Researchers have created a tool that can be used for accurately predicting lifespan as well as assessing the current health state, and discovered the regulatory mechanism that extends "healthspan", the time in which an organism is at its optimal health.
The research was led by Coleen Murphy, professor at Princeton University.
The scientists created the health assessment tool for Caenorhabditis elegans roundworms, modeled after the Short Physical Performance Battery (SPPB), one of the most widely used tests of physical performance in elderly humans, which can accurately predict their future health.
Among other things, the SPPB measures walking speed which was the inspiration for the C elegans version of the test.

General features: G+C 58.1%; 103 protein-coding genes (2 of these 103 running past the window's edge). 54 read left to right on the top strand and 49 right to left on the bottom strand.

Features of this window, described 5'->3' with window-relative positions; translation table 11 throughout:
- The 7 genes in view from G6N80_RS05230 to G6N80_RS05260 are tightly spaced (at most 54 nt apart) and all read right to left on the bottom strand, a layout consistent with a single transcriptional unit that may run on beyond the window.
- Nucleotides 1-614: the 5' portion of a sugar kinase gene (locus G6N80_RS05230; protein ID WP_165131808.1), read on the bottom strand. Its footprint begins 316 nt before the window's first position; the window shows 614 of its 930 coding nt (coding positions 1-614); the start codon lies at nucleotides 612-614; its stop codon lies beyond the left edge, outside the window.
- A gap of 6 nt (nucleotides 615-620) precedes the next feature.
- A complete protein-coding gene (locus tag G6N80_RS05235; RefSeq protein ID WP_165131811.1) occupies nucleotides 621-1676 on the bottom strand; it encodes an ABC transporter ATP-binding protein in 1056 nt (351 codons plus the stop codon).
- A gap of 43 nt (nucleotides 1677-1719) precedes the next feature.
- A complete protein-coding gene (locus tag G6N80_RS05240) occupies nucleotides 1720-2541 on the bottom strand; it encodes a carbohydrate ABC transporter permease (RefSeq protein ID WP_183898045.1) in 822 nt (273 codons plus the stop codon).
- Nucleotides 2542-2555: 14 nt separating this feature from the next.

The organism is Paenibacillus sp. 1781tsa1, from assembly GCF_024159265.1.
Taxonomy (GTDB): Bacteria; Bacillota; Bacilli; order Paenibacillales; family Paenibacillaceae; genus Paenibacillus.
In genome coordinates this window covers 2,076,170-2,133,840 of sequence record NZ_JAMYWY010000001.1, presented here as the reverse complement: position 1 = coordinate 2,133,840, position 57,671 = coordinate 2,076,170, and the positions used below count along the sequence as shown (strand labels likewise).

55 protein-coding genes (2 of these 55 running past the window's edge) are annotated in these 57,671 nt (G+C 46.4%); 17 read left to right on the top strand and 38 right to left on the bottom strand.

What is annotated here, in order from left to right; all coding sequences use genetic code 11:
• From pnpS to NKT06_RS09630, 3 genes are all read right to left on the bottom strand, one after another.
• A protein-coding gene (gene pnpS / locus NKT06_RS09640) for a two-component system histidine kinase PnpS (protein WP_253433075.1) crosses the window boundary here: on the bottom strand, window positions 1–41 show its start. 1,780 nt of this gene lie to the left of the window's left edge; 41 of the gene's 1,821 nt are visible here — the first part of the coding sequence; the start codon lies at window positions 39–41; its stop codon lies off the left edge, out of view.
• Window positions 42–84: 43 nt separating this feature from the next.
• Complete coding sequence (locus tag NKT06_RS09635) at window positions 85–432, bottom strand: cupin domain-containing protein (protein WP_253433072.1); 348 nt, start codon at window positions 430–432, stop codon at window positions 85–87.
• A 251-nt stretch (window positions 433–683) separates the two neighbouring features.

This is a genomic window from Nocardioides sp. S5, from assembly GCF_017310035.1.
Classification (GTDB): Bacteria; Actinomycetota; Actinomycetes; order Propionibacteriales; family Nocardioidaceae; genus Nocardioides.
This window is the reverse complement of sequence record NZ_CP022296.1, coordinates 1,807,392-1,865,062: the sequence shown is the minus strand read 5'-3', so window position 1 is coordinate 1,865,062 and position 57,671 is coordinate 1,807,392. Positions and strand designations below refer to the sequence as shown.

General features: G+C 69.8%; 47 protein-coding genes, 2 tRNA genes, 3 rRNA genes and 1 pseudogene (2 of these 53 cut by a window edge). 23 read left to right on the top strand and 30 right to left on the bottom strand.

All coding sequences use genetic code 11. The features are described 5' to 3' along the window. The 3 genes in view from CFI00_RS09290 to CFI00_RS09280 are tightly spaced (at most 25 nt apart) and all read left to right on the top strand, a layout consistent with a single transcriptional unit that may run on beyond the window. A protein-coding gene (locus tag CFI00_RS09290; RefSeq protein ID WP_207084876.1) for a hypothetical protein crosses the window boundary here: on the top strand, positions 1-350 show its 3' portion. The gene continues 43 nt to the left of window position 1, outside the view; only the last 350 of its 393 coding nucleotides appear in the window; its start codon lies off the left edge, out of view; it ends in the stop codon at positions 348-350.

The scientists recorded the maximum velocity (MV) of wild-type C elegans worms during timed 30 second sessions for a life time.
In the experiment, the worms all showed a decrease in MV from day six and onwards just as the movement ability of humans starts to decline at some point of our later life and onwards.
Additionally, they found that at day nine (midlife), the median lifespan of worms in the high MV group was 35.3 percent longer than that of the worms in the low MV group (17 A 3.6 days).
They concluded that MV of wild-type worms at day nine of adulthood is a reliable predictor of longevity.
The findings appeared in the journal Nature Communications.